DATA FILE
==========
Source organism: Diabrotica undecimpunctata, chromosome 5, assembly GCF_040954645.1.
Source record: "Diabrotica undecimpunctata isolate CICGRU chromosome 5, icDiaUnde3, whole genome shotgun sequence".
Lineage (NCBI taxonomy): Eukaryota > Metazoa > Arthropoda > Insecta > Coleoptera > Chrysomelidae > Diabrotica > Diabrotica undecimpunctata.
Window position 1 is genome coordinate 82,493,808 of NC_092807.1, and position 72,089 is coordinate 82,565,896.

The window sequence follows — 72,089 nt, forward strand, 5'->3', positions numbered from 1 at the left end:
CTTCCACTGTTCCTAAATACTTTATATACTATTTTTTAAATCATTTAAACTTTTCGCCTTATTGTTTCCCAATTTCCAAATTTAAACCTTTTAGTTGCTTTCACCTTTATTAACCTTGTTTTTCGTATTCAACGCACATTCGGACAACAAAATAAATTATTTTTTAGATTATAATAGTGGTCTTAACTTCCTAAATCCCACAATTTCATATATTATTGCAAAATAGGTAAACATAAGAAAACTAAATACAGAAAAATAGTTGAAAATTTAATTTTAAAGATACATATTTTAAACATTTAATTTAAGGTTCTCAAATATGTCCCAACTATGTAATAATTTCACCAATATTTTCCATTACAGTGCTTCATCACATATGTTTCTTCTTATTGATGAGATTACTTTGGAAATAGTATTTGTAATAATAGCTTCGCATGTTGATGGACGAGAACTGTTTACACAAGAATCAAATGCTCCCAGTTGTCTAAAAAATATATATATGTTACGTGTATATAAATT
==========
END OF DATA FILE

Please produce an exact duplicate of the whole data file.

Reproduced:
Source organism: Diabrotica undecimpunctata, chromosome 5, assembly GCF_040954645.1.
Source record: "Diabrotica undecimpunctata isolate CICGRU chromosome 5, icDiaUnde3, whole genome shotgun sequence".
Lineage (NCBI taxonomy): Eukaryota > Metazoa > Arthropoda > Insecta > Coleoptera > Chrysomelidae > Diabrotica > Diabrotica undecimpunctata.
Window position 1 is genome coordinate 82,493,808 of NC_092807.1, and position 72,089 is coordinate 82,565,896.

The window sequence follows — 72,089 nt, forward strand, 5'->3', positions numbered from 1 at the left end:
CTTCCACTGTTCCTAAATACTTTATATACTATTTTTTAAATCATTTAAACTTTTCGCCTTATTGTTTCCCAATTTCCAAATTTAAACCTTTTAGTTGCTTTCACCTTTATTAACCTTGTTTTTCGTATTCAACGCACATTCGGACAACAAAATAAATTATTTTTTAGATTATAATAGTGGTCTTAACTTCCTAAATCCCACAATTTCATATATTATTGCAAAATAGGTAAACATAAGAAAACTAAATACAGAAAAATAGTTGAAAATTTAATTTTAAAGATACATATTTTAAACATTTAATTTAAGGTTCTCAAATATGTCCCAACTATGTAATAATTTCACCAATATTTTCCATTACAGTGCTTCATCACATATGTTTCTTCTTATTGATGAGATTACTTTGGAAATAGTATTTGTAATAATAGCTTCGCATGTTGATGGACGAGAACTGTTTACACAAGAATCAAATGCTCCCAGTTGTCTAAAAAATATATATATGTTACGTGTATATAAATT